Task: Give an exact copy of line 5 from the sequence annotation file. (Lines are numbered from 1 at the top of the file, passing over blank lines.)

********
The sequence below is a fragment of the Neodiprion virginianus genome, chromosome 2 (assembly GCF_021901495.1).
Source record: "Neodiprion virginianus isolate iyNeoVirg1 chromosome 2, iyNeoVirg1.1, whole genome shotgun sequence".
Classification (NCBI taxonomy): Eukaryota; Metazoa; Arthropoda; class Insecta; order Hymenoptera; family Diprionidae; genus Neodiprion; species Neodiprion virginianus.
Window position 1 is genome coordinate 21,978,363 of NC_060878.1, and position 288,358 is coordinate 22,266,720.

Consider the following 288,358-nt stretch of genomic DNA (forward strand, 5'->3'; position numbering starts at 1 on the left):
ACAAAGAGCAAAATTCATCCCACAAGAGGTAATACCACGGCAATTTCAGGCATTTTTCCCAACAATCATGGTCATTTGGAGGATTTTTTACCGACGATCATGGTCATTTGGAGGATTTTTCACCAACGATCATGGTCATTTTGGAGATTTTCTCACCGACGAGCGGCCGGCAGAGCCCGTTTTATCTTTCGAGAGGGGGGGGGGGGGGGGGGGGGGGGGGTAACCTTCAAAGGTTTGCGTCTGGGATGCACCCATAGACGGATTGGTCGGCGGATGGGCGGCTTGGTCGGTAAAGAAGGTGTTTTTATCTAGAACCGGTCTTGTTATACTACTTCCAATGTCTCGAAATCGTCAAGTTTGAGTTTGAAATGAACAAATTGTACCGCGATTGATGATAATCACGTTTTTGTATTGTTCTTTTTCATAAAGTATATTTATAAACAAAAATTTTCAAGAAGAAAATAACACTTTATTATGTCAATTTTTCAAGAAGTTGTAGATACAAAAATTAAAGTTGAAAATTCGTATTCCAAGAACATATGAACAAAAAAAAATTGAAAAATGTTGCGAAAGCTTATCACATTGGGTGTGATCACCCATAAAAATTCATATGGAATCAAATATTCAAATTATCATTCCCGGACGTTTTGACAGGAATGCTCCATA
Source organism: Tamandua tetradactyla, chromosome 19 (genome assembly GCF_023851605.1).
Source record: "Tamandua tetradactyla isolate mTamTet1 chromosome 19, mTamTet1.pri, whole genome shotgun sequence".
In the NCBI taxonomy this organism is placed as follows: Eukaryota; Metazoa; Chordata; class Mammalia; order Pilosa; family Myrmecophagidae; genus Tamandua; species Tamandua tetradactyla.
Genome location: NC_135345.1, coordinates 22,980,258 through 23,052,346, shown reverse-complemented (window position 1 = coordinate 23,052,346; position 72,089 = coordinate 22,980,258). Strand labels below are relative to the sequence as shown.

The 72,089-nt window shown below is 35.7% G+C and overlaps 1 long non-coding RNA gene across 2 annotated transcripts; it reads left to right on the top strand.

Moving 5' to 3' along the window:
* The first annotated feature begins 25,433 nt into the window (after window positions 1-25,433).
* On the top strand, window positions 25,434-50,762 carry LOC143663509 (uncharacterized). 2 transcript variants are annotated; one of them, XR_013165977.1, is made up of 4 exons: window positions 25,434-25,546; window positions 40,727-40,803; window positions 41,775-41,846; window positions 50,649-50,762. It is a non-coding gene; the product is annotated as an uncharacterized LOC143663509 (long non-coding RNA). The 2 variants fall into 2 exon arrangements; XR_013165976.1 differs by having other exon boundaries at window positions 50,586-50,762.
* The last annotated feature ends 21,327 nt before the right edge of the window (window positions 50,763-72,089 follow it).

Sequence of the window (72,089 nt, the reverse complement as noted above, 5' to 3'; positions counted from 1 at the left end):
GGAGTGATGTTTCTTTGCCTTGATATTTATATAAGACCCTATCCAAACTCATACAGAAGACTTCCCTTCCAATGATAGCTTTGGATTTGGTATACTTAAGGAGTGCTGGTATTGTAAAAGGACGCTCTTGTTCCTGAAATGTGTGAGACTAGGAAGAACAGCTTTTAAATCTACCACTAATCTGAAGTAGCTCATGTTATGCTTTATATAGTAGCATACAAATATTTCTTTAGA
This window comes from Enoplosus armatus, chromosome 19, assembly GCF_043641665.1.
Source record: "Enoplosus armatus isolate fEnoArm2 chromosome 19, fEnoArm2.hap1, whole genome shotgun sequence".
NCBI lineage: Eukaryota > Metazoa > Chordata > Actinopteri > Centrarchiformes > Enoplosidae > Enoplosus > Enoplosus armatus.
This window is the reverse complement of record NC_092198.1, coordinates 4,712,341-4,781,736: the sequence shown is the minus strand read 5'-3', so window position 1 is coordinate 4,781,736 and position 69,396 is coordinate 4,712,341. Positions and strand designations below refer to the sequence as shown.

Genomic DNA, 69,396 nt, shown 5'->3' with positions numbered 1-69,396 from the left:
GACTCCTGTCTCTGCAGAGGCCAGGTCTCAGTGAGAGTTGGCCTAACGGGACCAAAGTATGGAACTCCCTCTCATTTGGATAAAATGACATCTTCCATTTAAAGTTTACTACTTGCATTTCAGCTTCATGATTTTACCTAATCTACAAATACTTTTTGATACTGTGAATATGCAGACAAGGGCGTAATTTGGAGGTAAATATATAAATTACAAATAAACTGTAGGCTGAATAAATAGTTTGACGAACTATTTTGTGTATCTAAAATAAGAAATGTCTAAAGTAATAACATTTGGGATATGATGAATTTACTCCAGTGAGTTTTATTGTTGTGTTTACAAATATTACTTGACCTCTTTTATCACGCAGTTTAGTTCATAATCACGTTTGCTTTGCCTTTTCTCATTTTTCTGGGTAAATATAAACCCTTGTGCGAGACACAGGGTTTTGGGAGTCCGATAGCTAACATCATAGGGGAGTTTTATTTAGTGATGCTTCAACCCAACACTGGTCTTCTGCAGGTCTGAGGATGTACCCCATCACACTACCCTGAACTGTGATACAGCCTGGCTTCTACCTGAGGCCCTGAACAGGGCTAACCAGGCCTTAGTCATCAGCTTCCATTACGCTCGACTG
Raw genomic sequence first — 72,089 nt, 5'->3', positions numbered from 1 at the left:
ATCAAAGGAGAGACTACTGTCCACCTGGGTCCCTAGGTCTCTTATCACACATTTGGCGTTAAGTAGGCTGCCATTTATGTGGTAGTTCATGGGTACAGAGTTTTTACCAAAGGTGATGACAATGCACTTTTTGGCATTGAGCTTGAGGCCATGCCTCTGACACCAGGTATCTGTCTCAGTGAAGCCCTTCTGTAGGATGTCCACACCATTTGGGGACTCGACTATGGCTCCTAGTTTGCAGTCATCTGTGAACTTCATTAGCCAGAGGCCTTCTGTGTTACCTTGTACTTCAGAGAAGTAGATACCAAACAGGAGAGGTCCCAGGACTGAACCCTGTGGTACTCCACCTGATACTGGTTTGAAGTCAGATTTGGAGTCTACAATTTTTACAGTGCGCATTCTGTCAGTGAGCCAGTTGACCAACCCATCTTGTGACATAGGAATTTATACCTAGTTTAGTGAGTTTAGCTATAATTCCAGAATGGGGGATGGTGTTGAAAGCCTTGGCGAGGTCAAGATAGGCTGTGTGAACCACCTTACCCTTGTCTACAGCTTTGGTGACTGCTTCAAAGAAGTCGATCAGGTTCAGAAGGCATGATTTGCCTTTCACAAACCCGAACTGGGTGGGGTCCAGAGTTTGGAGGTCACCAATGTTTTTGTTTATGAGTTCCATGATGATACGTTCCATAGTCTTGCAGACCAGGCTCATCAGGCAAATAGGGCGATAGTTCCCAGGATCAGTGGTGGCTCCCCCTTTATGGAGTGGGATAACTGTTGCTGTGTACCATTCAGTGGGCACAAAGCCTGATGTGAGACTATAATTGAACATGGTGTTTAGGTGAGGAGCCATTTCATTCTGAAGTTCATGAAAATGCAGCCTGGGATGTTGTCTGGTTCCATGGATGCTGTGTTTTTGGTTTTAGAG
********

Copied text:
Consider the following 288,358-nt stretch of genomic DNA (forward strand, 5'->3'; position numbering starts at 1 on the left):